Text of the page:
No example of a barter economy, pure and simple, has ever been described, let alone the emergence from it of money; all available ethnography suggests there has never been such a thing
September 24, 2013 § Leave a comment
What do you usually experience when you read?
Some people say that they generally hear the words of the text in their heads, either in their own voice or in the voices of narrator or characters; others say they rarely do this. Some people say they generally form visual images of the scene or ideas depicted; others say they rarely do this. Some people say that when they are deeply enough absorbed in reading, they no longer see the page, instead playing the scene like a movie before their eyes; others say that even when fully absorbed they still always visually experience the words on the page.
Baars (2003): “Human beings talk to themselves every moment of the waking day. Most readers of this sentence are doing it just now.”
Jaynes (1976): “Right at this moment… as you read, you are not conscious of the letters or even of the words, or even of the syntax or the sentences, or the punctuation, but only of their meaning.”
Titchener (1909): “I instinctively arrange the facts or arguments in some visual pattern [such as] a suggestion of dull red… of angles rather than curves… pretty clearly, the picture of movement along lines, and of neatness or confusion where the moving lines come together.”
Wittgenstein (1946-1948): While reading “I have impressions, see pictures in my mind’s eye, etc. I make the story pass before me like pictures, like a cartoon story.”
Burke (1757): While reading “a very diligent examination of my own mind, and getting others to consider theirs, I do not find that one in twenty times any such picture is formed.”
Hurlburt (2007): Some people “apparently simply read, comprehending the meaning without images or speech. Melanie’s general view… is that she starts a passage in inner speech and then “takes off” into images.”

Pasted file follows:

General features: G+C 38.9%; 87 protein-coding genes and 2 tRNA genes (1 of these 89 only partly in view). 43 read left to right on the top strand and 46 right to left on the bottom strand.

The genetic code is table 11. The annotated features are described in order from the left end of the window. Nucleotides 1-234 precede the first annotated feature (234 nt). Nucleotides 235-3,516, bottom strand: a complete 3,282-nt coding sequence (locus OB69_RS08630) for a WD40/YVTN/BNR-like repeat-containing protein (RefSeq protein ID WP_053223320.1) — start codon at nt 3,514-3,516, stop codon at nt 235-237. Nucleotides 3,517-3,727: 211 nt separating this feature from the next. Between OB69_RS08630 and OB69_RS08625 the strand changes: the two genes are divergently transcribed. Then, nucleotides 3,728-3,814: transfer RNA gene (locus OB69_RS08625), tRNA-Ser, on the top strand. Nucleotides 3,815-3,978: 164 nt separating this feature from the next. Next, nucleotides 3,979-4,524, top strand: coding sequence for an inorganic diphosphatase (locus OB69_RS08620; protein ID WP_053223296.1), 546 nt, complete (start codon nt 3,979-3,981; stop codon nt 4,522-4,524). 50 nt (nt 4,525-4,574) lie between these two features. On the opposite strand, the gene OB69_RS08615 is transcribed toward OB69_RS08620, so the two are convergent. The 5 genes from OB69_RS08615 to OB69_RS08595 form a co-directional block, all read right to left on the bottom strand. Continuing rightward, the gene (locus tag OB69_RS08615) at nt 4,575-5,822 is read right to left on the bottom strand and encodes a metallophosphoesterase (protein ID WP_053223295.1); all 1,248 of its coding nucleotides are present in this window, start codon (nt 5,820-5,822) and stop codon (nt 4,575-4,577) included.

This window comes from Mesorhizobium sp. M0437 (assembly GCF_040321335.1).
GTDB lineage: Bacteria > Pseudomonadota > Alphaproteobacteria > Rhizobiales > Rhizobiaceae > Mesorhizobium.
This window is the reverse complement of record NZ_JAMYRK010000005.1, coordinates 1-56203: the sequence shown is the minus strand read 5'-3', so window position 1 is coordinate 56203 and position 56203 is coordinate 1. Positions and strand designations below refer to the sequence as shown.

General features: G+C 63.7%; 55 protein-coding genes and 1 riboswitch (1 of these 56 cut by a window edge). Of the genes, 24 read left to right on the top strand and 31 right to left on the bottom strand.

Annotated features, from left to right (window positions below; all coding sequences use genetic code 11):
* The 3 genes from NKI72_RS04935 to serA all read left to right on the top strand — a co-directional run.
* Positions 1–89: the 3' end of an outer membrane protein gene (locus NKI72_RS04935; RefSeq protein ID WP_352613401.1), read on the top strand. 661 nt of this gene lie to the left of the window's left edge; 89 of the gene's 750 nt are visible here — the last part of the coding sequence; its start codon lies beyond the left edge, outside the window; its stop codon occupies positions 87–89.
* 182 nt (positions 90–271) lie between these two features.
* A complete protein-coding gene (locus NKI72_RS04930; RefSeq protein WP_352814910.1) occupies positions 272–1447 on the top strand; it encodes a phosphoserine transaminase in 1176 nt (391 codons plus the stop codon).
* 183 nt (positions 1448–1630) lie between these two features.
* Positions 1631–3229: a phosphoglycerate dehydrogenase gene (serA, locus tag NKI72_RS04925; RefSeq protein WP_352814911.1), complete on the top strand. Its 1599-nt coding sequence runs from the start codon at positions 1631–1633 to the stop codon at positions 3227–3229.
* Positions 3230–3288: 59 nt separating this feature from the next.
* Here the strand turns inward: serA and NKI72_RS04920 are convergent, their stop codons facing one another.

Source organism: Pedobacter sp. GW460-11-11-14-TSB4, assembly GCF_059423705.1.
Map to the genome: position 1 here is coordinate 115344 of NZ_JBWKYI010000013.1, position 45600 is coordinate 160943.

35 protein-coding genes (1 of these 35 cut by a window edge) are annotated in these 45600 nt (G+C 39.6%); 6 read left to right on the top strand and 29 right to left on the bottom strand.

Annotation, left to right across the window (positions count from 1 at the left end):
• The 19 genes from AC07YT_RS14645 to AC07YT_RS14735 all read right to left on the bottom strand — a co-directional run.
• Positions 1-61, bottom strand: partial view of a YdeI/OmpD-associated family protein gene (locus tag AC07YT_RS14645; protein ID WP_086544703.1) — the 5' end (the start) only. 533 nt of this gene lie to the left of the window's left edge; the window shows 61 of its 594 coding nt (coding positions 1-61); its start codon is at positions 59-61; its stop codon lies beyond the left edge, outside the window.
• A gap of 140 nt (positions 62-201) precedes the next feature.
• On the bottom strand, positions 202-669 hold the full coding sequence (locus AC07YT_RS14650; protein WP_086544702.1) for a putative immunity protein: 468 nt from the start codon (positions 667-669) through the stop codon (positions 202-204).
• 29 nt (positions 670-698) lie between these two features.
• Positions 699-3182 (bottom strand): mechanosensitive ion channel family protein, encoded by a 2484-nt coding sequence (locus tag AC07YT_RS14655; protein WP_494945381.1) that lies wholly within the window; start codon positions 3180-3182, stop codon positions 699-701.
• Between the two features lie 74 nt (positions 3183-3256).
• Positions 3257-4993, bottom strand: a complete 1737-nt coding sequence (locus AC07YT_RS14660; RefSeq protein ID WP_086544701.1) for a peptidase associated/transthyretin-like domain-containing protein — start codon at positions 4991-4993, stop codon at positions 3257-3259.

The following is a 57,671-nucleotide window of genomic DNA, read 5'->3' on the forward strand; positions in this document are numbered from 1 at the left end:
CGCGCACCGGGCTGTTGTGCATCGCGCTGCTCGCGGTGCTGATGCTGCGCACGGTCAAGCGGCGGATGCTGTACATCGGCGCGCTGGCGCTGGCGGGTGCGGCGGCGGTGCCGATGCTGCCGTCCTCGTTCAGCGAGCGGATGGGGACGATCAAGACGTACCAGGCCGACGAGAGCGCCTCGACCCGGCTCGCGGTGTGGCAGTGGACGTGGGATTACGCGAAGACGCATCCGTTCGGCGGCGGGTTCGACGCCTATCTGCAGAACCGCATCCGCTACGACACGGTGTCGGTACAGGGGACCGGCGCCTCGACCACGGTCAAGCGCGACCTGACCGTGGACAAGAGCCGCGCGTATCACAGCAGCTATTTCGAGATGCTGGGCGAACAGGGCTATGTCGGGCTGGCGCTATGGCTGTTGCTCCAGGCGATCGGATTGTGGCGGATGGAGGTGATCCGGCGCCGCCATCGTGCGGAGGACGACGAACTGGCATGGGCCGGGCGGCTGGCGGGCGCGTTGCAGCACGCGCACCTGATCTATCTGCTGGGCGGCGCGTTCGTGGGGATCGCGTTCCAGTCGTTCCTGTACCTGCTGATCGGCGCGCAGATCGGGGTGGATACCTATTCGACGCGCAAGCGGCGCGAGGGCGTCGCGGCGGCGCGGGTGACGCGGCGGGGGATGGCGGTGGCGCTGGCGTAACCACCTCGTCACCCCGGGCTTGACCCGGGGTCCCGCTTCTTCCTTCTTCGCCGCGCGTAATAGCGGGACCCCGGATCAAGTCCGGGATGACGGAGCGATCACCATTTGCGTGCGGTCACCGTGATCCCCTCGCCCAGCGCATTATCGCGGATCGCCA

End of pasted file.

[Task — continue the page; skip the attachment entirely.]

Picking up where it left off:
Alan and I can find no systematic studies of the issue.
We recruited 414 U.S. mechanical Turk workers to participate in a study on the experience of reading. First we asked them for their general impressions about their own experiences while reading. How often — on a 1-7 scale from “never” to “half of the time” to “always” — do they experience visual imagery? Inner speech? The words on the page? read more
PHOTOGRAPH: Mike Horne
November 22, 2012 § Leave a comment
The nature and management of assholes — or as I generally prefer to say, jerks — deserves far more attention than it has received thus far in moral psychology. Thus, I commend to your attention Aaron James’s recent book Assholes: A Theory.
James defines an asshole as follows. The asshole
(1.) allows himself to enjoy special advantages and does so systematically;
(2.) does this out of an entrenched sense of entitlement; and
(3.) is immunized by his sense of entitlement against the complaints of other people (p. 5).
Nuances of ordinary usage aside, it does seem to me that this captures an important type of person, and one deserving of the epithet.
Two of James’s insights about the asshole particularly strike me. First, why is the asshole so infuriating, even when the harm he does is slight? James’s answer is that the asshole’s entrenched sense of entitlement — the asshole’s refusal to treat others as equals — adds particular sting to the injuries he forces upon us. It’s not just that he cuts in line or takes the last two cookies for himself. It’s that, even when confronted, he refuses to recognize us as deserving equal consideration for line position and cookie consumption. A mere jerk (in James’s terminology) might be moved upon reflection to confess the wrongness of his actions (even if still refusing to yield the second cookie) but all such appeals slide off the asshole. In fact, the more you protest, the more the asshole glazes over and rises, in his own mind, above you. (Here I go somewhat beyond James’s own remarks, but I hope I remain within his general spirit.)
Second — and equally infuriating — the asshole, unlike the psychopath, is morally motivated. It’s not just “morality be damned, I’m getting mine!” Rather, the asshole feels morally entitled to special advantages. An injustice is done, he feels, if he has to wait in the post office line equally with everyone else. After all, he’s not a mere schmoe like you! Sanctimonious selfishness is the mark of the asshole. read more
PHOTOGRAPH: David Crawford